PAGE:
Perfect Match

There’s something about a fundraising challenge grant that gets the juices flowing.

The nonprofit announces, “If we manage to raise X dollars by such and such a date, then the Y Foundation will match your gift.” We’ve all heard it before, but the match formula never seems to get old. And it works. It works very well.

So here’s the fine print: it barely matters how generous the match is. Continue reading

Share this: Facebooktwittergoogle_plusredditlinkedintumblrmailFacebooktwittergoogle_plusredditlinkedintumblrmail

Closing the Divide

(Note: This entry is cross-posted in the Stanford Social Innovation Review.)

In this election year we’ve heard plenty about the 47%, the 1% and the 99%. The expanding wealth gap has become a major election issue, as it should be. Decisions in the coming years about taxes, access to education, jobs and workers’ rights are intertwined with reversing the growing wealth imbalance.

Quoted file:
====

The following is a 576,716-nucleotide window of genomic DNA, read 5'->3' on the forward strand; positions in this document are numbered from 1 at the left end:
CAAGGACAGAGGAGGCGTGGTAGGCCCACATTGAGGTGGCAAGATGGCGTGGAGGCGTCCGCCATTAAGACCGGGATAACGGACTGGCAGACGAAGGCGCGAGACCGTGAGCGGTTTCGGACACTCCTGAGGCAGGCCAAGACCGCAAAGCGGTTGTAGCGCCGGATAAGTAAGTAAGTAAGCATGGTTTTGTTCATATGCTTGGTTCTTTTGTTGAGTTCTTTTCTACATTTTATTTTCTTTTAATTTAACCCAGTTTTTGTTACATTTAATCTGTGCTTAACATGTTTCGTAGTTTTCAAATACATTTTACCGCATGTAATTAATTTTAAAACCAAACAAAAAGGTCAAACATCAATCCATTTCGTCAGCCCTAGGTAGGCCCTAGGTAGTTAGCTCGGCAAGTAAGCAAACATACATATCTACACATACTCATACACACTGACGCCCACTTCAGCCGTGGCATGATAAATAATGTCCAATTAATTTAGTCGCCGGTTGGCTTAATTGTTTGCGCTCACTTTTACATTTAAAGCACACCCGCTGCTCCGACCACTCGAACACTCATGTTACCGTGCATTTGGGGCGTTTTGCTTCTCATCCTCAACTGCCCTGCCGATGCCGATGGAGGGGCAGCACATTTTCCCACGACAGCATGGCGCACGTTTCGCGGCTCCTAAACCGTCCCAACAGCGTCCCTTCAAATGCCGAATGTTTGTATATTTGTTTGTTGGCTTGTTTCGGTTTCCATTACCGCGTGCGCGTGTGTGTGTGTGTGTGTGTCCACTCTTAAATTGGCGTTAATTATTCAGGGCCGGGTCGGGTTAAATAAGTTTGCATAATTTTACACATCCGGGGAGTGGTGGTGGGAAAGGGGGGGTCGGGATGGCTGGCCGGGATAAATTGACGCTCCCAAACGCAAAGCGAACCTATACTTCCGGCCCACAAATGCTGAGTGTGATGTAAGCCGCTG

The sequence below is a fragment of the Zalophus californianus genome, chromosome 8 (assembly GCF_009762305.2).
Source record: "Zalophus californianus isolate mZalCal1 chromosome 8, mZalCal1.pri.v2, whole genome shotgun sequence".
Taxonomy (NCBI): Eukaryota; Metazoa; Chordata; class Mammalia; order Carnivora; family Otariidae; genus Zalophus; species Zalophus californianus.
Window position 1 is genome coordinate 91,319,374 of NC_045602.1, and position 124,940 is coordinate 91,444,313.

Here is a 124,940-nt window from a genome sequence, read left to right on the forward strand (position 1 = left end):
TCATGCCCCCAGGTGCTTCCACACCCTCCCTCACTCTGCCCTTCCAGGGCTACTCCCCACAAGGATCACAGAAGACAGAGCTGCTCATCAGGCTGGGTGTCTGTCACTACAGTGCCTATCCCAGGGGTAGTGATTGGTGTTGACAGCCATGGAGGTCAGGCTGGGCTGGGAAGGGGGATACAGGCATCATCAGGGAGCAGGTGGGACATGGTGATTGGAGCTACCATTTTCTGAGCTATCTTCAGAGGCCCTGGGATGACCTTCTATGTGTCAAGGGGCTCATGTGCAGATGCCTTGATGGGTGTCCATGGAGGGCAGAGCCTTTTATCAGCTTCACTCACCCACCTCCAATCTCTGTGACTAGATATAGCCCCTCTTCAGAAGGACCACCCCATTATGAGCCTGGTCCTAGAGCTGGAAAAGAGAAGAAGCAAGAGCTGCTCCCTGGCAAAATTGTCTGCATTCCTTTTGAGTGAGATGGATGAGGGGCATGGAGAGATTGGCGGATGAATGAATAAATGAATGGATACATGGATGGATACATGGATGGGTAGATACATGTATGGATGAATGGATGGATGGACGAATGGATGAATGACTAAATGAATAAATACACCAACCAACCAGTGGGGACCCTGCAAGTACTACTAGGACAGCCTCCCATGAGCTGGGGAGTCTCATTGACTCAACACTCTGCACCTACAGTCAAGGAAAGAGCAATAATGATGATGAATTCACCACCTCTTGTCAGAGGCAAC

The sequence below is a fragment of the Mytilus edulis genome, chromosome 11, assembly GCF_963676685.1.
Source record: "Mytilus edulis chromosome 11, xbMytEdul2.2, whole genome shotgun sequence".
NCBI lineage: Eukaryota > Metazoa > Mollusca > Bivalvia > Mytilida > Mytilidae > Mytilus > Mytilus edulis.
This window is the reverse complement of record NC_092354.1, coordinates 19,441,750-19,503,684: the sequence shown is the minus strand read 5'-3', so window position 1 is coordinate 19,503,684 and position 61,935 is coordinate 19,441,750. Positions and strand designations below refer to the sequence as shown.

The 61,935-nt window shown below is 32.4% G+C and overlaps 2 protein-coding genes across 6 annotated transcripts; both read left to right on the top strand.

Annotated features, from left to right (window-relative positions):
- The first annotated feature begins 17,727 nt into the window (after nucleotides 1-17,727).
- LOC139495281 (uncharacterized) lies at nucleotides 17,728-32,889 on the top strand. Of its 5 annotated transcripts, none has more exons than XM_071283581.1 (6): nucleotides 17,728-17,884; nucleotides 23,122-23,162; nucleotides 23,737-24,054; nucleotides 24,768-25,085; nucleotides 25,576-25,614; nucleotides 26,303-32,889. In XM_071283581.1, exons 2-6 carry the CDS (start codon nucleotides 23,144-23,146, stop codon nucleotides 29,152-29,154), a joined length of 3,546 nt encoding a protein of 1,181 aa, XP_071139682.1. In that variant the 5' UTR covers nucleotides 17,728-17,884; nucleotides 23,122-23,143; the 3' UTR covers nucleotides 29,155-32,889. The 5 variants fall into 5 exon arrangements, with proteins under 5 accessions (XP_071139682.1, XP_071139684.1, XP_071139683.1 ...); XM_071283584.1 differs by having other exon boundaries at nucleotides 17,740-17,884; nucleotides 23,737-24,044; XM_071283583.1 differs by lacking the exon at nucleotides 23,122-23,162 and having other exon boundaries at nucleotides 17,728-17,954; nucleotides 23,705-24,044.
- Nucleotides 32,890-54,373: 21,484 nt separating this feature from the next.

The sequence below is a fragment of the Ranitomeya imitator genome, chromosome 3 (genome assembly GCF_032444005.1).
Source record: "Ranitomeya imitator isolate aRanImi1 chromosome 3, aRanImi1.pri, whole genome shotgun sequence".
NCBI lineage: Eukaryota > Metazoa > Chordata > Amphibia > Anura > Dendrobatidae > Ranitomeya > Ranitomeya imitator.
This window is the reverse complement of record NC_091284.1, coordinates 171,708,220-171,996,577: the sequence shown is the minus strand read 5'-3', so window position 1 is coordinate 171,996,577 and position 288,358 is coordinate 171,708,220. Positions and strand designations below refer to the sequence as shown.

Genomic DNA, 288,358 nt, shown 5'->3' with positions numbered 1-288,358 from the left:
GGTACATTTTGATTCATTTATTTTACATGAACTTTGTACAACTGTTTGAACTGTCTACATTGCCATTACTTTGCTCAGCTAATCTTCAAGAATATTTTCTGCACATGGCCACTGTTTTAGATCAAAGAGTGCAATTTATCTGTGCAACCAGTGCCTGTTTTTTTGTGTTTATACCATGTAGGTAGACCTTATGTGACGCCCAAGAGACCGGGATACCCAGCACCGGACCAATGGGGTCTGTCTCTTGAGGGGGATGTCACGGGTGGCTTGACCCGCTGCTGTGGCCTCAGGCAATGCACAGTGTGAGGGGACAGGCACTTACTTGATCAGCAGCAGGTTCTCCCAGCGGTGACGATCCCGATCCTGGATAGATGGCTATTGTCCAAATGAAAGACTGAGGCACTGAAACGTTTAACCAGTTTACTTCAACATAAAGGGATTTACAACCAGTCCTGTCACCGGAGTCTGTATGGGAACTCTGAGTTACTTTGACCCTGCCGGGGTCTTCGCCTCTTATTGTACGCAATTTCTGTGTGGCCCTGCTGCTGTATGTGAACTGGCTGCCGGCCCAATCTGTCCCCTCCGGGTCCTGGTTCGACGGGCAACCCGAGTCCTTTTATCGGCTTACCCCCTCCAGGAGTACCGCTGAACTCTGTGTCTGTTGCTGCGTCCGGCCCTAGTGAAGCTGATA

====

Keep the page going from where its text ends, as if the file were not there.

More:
Undoubtedly the most effective approach to narrowing the wealth gap is political. But is there a role that individual donors can play? There certainly is, but it requires a break from traditional philanthropy. Continue reading

Share this: Facebooktwittergoogle_plusredditlinkedintumblrmailFacebooktwittergoogle_plusredditlinkedintumblrmail

A Person in the Picture

My wife’s grandfather, a lovely and memorable man named Jim Nolan, had a simple rule for taking photographs: “Always put a person in the picture.”

A photo of Niagara Falls or the Eiffel Tower or the Brooklyn Botanical Gardens was okay by itself, but it was immeasurably enhanced, Grandpa Jim felt, when there was a family member or friend standing in front. Otherwise – who cared?

I think we should apply the same rule to how nonprofits describe their work. Continue reading

Share this: Facebooktwittergoogle_plusredditlinkedintumblrmailFacebooktwittergoogle_plusredditlinkedintumblrmail